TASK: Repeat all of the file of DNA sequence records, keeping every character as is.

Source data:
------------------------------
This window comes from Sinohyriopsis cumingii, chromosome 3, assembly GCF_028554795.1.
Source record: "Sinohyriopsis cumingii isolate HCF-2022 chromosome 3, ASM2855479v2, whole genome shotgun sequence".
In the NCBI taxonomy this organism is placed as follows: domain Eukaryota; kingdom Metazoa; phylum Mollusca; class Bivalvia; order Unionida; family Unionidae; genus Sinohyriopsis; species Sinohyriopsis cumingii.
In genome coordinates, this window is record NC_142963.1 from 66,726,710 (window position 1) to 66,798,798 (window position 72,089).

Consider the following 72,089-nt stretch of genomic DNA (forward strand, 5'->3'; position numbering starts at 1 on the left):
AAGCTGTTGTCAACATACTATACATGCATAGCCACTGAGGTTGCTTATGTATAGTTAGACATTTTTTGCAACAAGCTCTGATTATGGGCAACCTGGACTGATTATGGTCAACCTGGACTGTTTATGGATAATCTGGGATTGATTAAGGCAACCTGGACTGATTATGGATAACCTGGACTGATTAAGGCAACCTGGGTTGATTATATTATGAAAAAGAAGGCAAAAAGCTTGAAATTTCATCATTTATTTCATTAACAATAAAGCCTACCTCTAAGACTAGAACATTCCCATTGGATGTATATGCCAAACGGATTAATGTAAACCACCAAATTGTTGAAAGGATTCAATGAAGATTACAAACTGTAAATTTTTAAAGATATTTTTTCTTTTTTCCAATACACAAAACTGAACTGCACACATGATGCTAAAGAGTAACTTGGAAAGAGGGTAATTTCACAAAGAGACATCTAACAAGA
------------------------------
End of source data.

This window comes from Sinohyriopsis cumingii, chromosome 3, assembly GCF_028554795.1.
Source record: "Sinohyriopsis cumingii isolate HCF-2022 chromosome 3, ASM2855479v2, whole genome shotgun sequence".
In the NCBI taxonomy this organism is placed as follows: domain Eukaryota; kingdom Metazoa; phylum Mollusca; class Bivalvia; order Unionida; family Unionidae; genus Sinohyriopsis; species Sinohyriopsis cumingii.
In genome coordinates, this window is record NC_142963.1 from 66,726,710 (window position 1) to 66,798,798 (window position 72,089).

Consider the following 72,089-nt stretch of genomic DNA (forward strand, 5'->3'; position numbering starts at 1 on the left):
AAGCTGTTGTCAACATACTATACATGCATAGCCACTGAGGTTGCTTATGTATAGTTAGACATTTTTTGCAACAAGCTCTGATTATGGGCAACCTGGACTGATTATGGTCAACCTGGACTGTTTATGGATAATCTGGGATTGATTAAGGCAACCTGGACTGATTATGGATAACCTGGACTGATTAAGGCAACCTGGGTTGATTATATTATGAAAAAGAAGGCAAAAAGCTTGAAATTTCATCATTTATTTCATTAACAATAAAGCCTACCTCTAAGACTAGAACATTCCCATTGGATGTATATGCCAAACGGATTAATGTAAACCACCAAATTGTTGAAAGGATTCAATGAAGATTACAAACTGTAAATTTTTAAAGATATTTTTTCTTTTTTCCAATACACAAAACTGAACTGCACACATGATGCTAAAGAGTAACTTGGAAAGAGGGTAATTTCACAAAGAGACATCTAACAAGA